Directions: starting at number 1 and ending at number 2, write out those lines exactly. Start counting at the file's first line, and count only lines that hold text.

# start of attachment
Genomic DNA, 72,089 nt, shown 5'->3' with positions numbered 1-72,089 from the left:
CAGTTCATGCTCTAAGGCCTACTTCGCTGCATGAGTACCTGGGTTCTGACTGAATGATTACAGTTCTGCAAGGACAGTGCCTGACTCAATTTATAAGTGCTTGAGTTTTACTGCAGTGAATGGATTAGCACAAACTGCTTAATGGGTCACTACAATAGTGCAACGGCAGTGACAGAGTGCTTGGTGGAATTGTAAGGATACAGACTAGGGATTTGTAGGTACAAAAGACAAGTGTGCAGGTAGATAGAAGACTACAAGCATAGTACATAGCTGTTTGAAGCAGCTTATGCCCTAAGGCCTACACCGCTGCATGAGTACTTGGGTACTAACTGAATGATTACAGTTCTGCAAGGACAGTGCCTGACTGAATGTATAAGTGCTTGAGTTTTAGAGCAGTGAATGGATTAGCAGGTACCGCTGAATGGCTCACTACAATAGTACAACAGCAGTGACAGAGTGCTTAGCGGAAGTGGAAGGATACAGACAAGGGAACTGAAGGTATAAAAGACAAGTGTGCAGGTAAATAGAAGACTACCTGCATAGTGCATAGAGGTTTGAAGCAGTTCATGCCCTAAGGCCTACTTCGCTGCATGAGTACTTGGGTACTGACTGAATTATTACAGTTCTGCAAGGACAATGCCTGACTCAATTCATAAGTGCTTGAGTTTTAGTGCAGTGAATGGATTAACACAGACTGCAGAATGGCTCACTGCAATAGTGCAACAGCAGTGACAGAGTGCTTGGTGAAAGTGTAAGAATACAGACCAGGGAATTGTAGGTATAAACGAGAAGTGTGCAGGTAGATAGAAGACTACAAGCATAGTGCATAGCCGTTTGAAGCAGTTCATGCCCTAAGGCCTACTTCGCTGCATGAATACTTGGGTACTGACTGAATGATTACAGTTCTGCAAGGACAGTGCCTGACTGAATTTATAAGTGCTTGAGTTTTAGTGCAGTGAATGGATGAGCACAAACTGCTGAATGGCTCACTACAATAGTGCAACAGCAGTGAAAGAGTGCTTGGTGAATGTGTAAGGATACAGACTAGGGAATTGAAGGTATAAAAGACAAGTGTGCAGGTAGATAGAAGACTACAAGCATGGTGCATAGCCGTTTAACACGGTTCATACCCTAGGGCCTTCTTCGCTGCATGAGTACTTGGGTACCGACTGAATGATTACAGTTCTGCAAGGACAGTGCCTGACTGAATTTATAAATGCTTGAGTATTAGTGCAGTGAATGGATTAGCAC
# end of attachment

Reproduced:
Genomic DNA, 72,089 nt, shown 5'->3' with positions numbered 1-72,089 from the left:
CAGTTCATGCTCTAAGGCCTACTTCGCTGCATGAGTACCTGGGTTCTGACTGAATGATTACAGTTCTGCAAGGACAGTGCCTGACTCAATTTATAAGTGCTTGAGTTTTACTGCAGTGAATGGATTAGCACAAACTGCTTAATGGGTCACTACAATAGTGCAACGGCAGTGACAGAGTGCTTGGTGGAATTGTAAGGATACAGACTAGGGATTTGTAGGTACAAAAGACAAGTGTGCAGGTAGATAGAAGACTACAAGCATAGTACATAGCTGTTTGAAGCAGCTTATGCCCTAAGGCCTACACCGCTGCATGAGTACTTGGGTACTAACTGAATGATTACAGTTCTGCAAGGACAGTGCCTGACTGAATGTATAAGTGCTTGAGTTTTAGAGCAGTGAATGGATTAGCAGGTACCGCTGAATGGCTCACTACAATAGTACAACAGCAGTGACAGAGTGCTTAGCGGAAGTGGAAGGATACAGACAAGGGAACTGAAGGTATAAAAGACAAGTGTGCAGGTAAATAGAAGACTACCTGCATAGTGCATAGAGGTTTGAAGCAGTTCATGCCCTAAGGCCTACTTCGCTGCATGAGTACTTGGGTACTGACTGAATTATTACAGTTCTGCAAGGACAATGCCTGACTCAATTCATAAGTGCTTGAGTTTTAGTGCAGTGAATGGATTAACACAGACTGCAGAATGGCTCACTGCAATAGTGCAACAGCAGTGACAGAGTGCTTGGTGAAAGTGTAAGAATACAGACCAGGGAATTGTAGGTATAAACGAGAAGTGTGCAGGTAGATAGAAGACTACAAGCATAGTGCATAGCCGTTTGAAGCAGTTCATGCCCTAAGGCCTACTTCGCTGCATGAATACTTGGGTACTGACTGAATGATTACAGTTCTGCAAGGACAGTGCCTGACTGAATTTATAAGTGCTTGAGTTTTAGTGCAGTGAATGGATGAGCACAAACTGCTGAATGGCTCACTACAATAGTGCAACAGCAGTGAAAGAGTGCTTGGTGAATGTGTAAGGATACAGACTAGGGAATTGAAGGTATAAAAGACAAGTGTGCAGGTAGATAGAAGACTACAAGCATGGTGCATAGCCGTTTAACACGGTTCATACCCTAGGGCCTTCTTCGCTGCATGAGTACTTGGGTACCGACTGAATGATTACAGTTCTGCAAGGACAGTGCCTGACTGAATTTATAAATGCTTGAGTATTAGTGCAGTGAATGGATTAGCAC